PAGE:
Required minimum distributions (RMDs) have been waived for 2020 as a part of the COVID-19 relief contained in the CARES Act.

The waiver, while seemingly simple, can generate a number of questions—especially for clients who were not even subject to the RMD requirements in 2009, when RMDs were last waived. Clients with special circumstances may be especially confused over the impact of the 2020 RMD waiver. Those clients should be advised about how the RMD waiver will apply in their specific situation and what they need to do to take advantage of this important benefit—in addition to the ancillary planning opportunities that the waiver might have created.

RMD Basics & CARES Act Impact

As most clients know, the RMD rules set a date after which a retirement account owner must begin taking withdrawals from the account. For 2020, RMDs apply to anyone who was at least age 70 ½ years old by the end of 2019 (for future years, the SECURE Act increased the RMD beginning age to 72). Under normal circumstances, clients who turned 70 ½ in 2019 would have to take two distributions by December 31, 2020—their 2019 distribution, which is due by April 1, and their 2020 distribution, due by December 31.

The CARES Act waived all RMD obligations for 2020—clients who turned 70 ½ in 2019 can skip both distributions in 2020, clients who turned 70 ½ before 2019 can skip their distribution and account beneficiaries can skip their distributions. The waiver also applies to all types of accounts subject to the RMD rules—including 401(k)s, IRAs, 403(b) plans, SEP IRAs and even 457(b) plans. Defined benefit plans are not subject to the waiver (and Roth IRAs are not subject to the lifetime RMD rules to begin with).

Beneficiaries who are subject to the five-year distribution rules for inherited accounts do not have to count 2020—meaning that they will have six years to deplete the account funds.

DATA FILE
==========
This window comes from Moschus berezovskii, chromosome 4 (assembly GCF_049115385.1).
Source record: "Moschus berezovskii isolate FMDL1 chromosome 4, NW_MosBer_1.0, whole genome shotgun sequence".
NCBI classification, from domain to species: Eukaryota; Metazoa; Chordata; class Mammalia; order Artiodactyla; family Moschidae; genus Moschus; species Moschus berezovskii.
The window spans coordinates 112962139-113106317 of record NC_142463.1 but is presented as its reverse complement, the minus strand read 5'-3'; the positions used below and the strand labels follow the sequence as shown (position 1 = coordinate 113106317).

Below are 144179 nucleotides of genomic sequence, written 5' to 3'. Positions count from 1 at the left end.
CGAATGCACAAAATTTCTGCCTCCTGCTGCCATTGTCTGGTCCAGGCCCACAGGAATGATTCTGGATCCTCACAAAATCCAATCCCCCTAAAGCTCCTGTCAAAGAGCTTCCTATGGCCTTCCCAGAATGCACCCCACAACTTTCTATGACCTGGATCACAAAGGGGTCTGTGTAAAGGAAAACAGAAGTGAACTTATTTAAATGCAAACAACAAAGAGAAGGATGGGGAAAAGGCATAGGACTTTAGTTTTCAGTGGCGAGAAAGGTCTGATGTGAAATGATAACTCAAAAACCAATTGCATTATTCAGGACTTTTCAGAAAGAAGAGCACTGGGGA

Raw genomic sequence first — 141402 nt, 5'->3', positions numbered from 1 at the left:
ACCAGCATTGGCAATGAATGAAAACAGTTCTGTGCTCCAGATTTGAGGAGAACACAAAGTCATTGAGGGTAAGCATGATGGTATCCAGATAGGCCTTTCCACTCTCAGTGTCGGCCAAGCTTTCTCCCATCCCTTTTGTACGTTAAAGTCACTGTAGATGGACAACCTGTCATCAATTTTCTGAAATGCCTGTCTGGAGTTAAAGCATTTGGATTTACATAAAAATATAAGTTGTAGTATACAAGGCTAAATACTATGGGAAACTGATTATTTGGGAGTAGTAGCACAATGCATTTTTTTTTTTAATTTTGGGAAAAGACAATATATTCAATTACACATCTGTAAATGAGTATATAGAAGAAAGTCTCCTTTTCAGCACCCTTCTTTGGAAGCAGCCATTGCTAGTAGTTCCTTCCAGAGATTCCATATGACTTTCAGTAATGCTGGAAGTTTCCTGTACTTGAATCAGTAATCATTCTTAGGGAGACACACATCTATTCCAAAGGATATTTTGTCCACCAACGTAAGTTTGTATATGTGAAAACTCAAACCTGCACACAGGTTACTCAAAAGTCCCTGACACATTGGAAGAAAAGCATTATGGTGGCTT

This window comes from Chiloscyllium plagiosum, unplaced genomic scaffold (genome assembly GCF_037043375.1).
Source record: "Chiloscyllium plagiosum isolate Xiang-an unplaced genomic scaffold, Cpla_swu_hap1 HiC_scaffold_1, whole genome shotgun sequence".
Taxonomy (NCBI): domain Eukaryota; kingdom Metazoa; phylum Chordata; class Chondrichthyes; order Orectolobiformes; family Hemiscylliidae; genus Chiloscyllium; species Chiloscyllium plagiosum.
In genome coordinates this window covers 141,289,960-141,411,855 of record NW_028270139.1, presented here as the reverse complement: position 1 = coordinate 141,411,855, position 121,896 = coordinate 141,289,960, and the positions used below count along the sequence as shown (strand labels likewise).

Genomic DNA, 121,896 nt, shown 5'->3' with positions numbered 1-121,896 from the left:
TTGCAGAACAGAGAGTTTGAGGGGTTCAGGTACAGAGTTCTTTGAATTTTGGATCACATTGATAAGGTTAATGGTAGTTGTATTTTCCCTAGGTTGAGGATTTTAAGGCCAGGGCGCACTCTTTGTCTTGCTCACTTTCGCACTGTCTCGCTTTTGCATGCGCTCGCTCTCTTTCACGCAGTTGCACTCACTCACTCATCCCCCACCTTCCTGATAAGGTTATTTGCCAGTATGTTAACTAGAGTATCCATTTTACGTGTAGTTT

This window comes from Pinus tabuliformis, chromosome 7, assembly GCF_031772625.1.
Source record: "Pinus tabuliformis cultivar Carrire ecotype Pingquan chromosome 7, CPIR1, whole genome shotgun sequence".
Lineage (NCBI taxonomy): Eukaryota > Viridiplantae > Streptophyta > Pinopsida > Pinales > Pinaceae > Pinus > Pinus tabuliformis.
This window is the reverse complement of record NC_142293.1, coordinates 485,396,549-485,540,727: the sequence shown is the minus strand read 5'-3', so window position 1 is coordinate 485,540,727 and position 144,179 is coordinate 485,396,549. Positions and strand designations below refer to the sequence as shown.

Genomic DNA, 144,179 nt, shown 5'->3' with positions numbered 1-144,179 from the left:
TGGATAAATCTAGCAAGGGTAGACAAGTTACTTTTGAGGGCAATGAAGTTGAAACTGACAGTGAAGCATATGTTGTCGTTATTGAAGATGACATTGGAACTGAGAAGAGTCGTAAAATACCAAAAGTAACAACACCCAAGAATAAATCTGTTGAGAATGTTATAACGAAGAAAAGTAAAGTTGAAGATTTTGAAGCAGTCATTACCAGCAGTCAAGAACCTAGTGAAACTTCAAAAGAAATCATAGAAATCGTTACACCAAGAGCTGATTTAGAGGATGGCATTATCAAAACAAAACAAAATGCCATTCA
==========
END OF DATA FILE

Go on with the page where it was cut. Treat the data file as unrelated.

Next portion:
This relief is important, because RMDs for any given year are calculated based on the account value at the end of the prior year—meaning that 2020 RMDs are calculated based on the account values as of December 31, 2019. Since that date, nearly every client has experienced a reduction in account values, meaning that the 2020 RMD would comprise a much larger portion of the overall account balance if withdrawn before the market rebounds.

Situations Where the 2020 RMD Waiver Does Not Apply

If a client who turned 70 ½ in 2019 elected to take the first RMD in 2019, the 2020 waiver does not apply. (Remember, clients who turned 70 ½ in 2020 have no 2020 RMD obligation because the SECURE Act increased the relevant age to 72—so these clients are not impacted.) Further, a non-spouse account beneficiary who took the RMD before the CARES Act waiver was announced is not eligible to roll the amounts back into an IRA.

Clients also have to remember the “one-IRA-rollover-per-year-rule.” In most cases, a client has 60 days from the date of distribution to rollover the funds into another IRA—i.e., they can redeposit the funds into a tax-preferred account to eliminate tax liability on the distribution. Clients can only do this once in a given 12-month period.

Clients who took their 2020 RMD in January 2020 do not currently have the option of rolling that RMD back into an IRA. Conversely, those who took 2020 RMDs in February or March, prior to enactment of the CARES Act, may have options. IRS guidance in Notice 2020-23 extends the 60-day rollover period to July 15, 2020 if the client would have been required to complete the rollover (to avoid taxation on the distribution) between April 1, 2020, and July 15 (the 60-day period would have expired by April 1 for any distributions taken before February).

Financial Planning Implications

Of course, clients are still permitted to take distributions from their accounts—and those distributions will be subject to tax. Under normal circumstances, RMDs cannot be converted to a Roth—because RMDs cannot be rolled over in the same manner as other distributions.

However, because distributions in 2020 are simply not treated as RMDs, clients interested in Roth conversions can take those amounts and convert them to a Roth to take advantage of lower tax rates for 2020. The client pays taxes on the amounts withdrawn, but at lower asset values and potentially lower tax rates.

Clients who have scheduled RMDs for 2020 (because they take their distributions periodically throughout the year) should also be advised of the need to cancel those distributions to take advantage of the waiver. The IRA rollover rules only allow a taxpayer to complete one IRA-to-IRA rollover in any 12-month period—meaning that the client will not be able to “undo” all taxable withdrawals if multiple distributions are taken.

Violating the one-rollover-per-year rule could subject the client to the penalty for excess contributions (a six-percent penalty on the excess, if that excess contribution is not corrected by the tax filing deadline).

Conclusion

The 2020 RMD waiver offers an important benefit to clients who can afford to forgo RMDs for a single year. All clients, however, should be apprised of the option and the potential consequences of any decision to either take or forgo 2020 RMDs.

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